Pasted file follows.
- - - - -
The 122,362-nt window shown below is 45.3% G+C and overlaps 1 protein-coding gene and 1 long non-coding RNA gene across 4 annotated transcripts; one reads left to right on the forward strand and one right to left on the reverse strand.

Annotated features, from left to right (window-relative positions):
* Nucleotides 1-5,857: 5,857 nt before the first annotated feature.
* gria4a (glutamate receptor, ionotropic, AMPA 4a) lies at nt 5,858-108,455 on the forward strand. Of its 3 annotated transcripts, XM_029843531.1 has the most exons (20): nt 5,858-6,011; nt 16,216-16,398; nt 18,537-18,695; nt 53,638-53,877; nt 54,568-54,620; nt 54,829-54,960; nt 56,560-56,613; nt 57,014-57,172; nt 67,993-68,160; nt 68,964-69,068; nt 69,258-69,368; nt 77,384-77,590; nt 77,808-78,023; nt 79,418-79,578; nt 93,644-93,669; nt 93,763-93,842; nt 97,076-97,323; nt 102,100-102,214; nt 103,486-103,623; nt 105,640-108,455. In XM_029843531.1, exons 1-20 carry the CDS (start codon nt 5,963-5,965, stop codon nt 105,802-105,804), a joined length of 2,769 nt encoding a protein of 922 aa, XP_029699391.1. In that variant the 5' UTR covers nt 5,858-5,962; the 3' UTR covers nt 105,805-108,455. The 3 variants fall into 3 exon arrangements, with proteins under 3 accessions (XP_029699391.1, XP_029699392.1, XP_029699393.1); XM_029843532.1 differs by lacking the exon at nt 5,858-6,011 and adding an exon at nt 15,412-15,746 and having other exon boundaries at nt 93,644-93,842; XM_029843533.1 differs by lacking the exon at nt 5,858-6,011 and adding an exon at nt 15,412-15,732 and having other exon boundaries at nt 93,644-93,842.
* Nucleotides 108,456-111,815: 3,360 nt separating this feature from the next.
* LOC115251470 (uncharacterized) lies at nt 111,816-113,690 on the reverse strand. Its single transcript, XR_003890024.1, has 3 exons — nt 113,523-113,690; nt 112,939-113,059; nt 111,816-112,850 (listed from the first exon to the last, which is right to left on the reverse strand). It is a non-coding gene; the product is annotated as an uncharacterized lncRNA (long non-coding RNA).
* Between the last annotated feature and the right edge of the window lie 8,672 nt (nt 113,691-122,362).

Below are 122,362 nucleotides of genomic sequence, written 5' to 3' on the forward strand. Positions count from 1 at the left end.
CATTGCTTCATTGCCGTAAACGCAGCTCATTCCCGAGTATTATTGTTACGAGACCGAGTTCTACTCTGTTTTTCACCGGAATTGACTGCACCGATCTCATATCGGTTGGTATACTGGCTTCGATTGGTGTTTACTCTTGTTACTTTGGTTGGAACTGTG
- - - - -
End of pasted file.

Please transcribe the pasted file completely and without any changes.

The 122,362-nt window shown below is 45.3% G+C and overlaps 1 protein-coding gene and 1 long non-coding RNA gene across 4 annotated transcripts; one reads left to right on the forward strand and one right to left on the reverse strand.

Annotated features, from left to right (window-relative positions):
* Nucleotides 1-5,857: 5,857 nt before the first annotated feature.
* gria4a (glutamate receptor, ionotropic, AMPA 4a) lies at nt 5,858-108,455 on the forward strand. Of its 3 annotated transcripts, XM_029843531.1 has the most exons (20): nt 5,858-6,011; nt 16,216-16,398; nt 18,537-18,695; nt 53,638-53,877; nt 54,568-54,620; nt 54,829-54,960; nt 56,560-56,613; nt 57,014-57,172; nt 67,993-68,160; nt 68,964-69,068; nt 69,258-69,368; nt 77,384-77,590; nt 77,808-78,023; nt 79,418-79,578; nt 93,644-93,669; nt 93,763-93,842; nt 97,076-97,323; nt 102,100-102,214; nt 103,486-103,623; nt 105,640-108,455. In XM_029843531.1, exons 1-20 carry the CDS (start codon nt 5,963-5,965, stop codon nt 105,802-105,804), a joined length of 2,769 nt encoding a protein of 922 aa, XP_029699391.1. In that variant the 5' UTR covers nt 5,858-5,962; the 3' UTR covers nt 105,805-108,455. The 3 variants fall into 3 exon arrangements, with proteins under 3 accessions (XP_029699391.1, XP_029699392.1, XP_029699393.1); XM_029843532.1 differs by lacking the exon at nt 5,858-6,011 and adding an exon at nt 15,412-15,746 and having other exon boundaries at nt 93,644-93,842; XM_029843533.1 differs by lacking the exon at nt 5,858-6,011 and adding an exon at nt 15,412-15,732 and having other exon boundaries at nt 93,644-93,842.
* Nucleotides 108,456-111,815: 3,360 nt separating this feature from the next.
* LOC115251470 (uncharacterized) lies at nt 111,816-113,690 on the reverse strand. Its single transcript, XR_003890024.1, has 3 exons — nt 113,523-113,690; nt 112,939-113,059; nt 111,816-112,850 (listed from the first exon to the last, which is right to left on the reverse strand). It is a non-coding gene; the product is annotated as an uncharacterized lncRNA (long non-coding RNA).
* Between the last annotated feature and the right edge of the window lie 8,672 nt (nt 113,691-122,362).

Below are 122,362 nucleotides of genomic sequence, written 5' to 3' on the forward strand. Positions count from 1 at the left end.
CATTGCTTCATTGCCGTAAACGCAGCTCATTCCCGAGTATTATTGTTACGAGACCGAGTTCTACTCTGTTTTTCACCGGAATTGACTGCACCGATCTCATATCGGTTGGTATACTGGCTTCGATTGGTGTTTACTCTTGTTACTTTGGTTGGAACTGTG